We have work to do – a sermon for the funeral of Linda Williams, Micah 6:1-8, Mark 11:15-19

Micah 6:1-8
OI1575133924_apictureofLindaWilliamsPortraitjpegMark 11:15-19

 

Yesterday morning in worship, when I gathered with the children of the church on these front steps of the sanctuary, I asked them how they thought it feels not to know if there is enough food in the house to feed the family.  We were dedicating the non-perishable food collected by our congregation and donated to the Salvation Army for families that need assistance, and I wanted to engage them in what these donations would mean to the people who received them. The children offered beautifully empathetic answers – sad, worried, confused, scared. It went about how I thought it would go. Right up until one of our fourth graders declared, “Angry!”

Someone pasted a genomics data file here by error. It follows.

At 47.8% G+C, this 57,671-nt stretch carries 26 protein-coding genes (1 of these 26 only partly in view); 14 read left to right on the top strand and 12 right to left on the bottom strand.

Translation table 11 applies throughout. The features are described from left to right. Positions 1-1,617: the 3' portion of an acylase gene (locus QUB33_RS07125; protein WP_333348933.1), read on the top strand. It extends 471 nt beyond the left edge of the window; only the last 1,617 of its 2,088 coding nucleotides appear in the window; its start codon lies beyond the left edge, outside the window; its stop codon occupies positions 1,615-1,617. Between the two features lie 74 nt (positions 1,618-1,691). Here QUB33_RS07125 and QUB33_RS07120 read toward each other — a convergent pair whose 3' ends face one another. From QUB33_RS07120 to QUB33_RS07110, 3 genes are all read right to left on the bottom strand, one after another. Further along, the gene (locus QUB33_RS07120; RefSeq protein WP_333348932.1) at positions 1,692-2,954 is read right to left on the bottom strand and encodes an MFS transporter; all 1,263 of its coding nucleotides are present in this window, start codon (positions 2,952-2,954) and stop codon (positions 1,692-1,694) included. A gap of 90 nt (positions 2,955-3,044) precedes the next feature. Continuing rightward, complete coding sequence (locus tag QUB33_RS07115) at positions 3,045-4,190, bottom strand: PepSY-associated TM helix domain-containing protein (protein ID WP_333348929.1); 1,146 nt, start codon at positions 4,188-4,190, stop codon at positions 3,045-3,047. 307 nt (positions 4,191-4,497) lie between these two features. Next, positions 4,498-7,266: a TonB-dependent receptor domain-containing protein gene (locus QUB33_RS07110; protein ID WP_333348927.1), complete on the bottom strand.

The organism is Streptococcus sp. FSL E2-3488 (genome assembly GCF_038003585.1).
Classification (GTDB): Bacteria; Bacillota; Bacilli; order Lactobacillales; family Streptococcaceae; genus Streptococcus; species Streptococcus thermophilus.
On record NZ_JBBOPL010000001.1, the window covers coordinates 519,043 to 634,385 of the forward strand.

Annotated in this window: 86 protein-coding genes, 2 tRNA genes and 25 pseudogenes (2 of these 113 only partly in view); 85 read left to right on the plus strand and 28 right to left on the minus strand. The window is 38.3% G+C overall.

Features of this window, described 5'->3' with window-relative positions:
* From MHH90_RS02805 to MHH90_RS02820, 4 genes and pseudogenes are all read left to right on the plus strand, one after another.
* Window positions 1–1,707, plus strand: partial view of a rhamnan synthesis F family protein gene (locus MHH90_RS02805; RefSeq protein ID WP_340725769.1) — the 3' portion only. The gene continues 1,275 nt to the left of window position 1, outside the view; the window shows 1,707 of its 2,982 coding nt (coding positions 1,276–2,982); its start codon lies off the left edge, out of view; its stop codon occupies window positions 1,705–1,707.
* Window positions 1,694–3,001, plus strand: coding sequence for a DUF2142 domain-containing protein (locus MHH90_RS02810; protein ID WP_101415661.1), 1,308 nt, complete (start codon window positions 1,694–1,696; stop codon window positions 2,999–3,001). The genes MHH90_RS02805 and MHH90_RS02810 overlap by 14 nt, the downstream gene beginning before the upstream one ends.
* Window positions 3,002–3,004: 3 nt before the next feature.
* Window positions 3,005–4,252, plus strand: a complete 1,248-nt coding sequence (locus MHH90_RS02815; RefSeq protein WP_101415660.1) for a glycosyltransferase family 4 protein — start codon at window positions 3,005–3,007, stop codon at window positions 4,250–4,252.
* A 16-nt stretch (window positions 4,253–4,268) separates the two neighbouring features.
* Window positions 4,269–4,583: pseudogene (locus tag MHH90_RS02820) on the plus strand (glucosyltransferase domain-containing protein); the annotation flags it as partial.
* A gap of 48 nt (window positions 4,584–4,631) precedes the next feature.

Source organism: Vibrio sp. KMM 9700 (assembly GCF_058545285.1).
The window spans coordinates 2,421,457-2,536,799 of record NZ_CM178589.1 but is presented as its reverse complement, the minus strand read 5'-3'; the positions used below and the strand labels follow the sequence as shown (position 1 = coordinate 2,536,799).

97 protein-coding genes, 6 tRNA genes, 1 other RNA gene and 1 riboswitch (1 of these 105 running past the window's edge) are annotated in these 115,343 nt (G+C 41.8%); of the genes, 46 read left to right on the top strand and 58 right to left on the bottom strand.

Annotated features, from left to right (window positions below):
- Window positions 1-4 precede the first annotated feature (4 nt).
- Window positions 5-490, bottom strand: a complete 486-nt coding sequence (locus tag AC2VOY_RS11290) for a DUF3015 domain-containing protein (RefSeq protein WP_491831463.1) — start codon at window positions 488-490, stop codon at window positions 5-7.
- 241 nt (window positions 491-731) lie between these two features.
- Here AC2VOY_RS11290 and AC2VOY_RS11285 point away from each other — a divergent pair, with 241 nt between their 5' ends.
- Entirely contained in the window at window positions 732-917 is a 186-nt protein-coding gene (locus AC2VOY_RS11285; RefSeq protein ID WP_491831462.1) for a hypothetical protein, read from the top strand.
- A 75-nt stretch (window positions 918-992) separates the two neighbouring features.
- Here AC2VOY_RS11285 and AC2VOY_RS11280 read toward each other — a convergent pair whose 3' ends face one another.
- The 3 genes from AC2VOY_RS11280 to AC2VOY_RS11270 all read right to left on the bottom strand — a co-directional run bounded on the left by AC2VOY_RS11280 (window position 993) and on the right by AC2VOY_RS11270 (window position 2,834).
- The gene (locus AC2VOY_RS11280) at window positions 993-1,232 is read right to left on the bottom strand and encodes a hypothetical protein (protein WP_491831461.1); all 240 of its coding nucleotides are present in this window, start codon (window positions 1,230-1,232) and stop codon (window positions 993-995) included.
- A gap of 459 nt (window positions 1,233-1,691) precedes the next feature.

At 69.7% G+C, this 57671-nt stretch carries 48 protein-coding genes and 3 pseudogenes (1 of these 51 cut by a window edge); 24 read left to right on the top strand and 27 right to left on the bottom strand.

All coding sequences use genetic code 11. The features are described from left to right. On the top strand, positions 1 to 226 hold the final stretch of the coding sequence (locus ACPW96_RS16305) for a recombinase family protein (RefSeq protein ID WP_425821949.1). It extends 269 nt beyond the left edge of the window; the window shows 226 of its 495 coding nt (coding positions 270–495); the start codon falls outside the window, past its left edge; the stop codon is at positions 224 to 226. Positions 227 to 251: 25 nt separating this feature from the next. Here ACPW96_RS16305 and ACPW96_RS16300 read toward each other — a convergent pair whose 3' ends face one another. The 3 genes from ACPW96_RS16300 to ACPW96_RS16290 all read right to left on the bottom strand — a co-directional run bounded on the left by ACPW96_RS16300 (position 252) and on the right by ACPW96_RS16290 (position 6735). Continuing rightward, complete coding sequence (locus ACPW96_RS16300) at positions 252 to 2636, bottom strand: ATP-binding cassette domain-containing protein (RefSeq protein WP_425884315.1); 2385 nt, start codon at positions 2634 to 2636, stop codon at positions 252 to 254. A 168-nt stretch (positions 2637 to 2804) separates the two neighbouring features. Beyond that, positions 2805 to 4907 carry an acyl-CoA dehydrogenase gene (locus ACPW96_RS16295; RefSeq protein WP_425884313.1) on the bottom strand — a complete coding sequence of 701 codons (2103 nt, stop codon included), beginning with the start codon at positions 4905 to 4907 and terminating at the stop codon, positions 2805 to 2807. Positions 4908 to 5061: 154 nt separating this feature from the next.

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A Cross-shaped Life: a sermon on Matthew 16:21-28

Sometimes when I’m leading a new Bible study I’ll start with some variation on a game I like to call “Shakespeare or Scripture?” Let’s play a little bit of it now.

shakespeare-bible

You can find an on-line quiz with these examples and more at Oxford Dictionaries

  • “Tell truth, and shame the devil” – King Henry IV
  • “Every man that eateth the sour grape, his teeth shall be set on edge” – Jeremiah 31:30
  • “Condemn the fault, and not the actor of it?” – Measure for Measure
  • “Put a knife to thy throat, if thou be a man given to appetite.” – Proverbs 23:2
  • “Let us eat and drink; for tomorrow we shall die” – Isaiah 22:13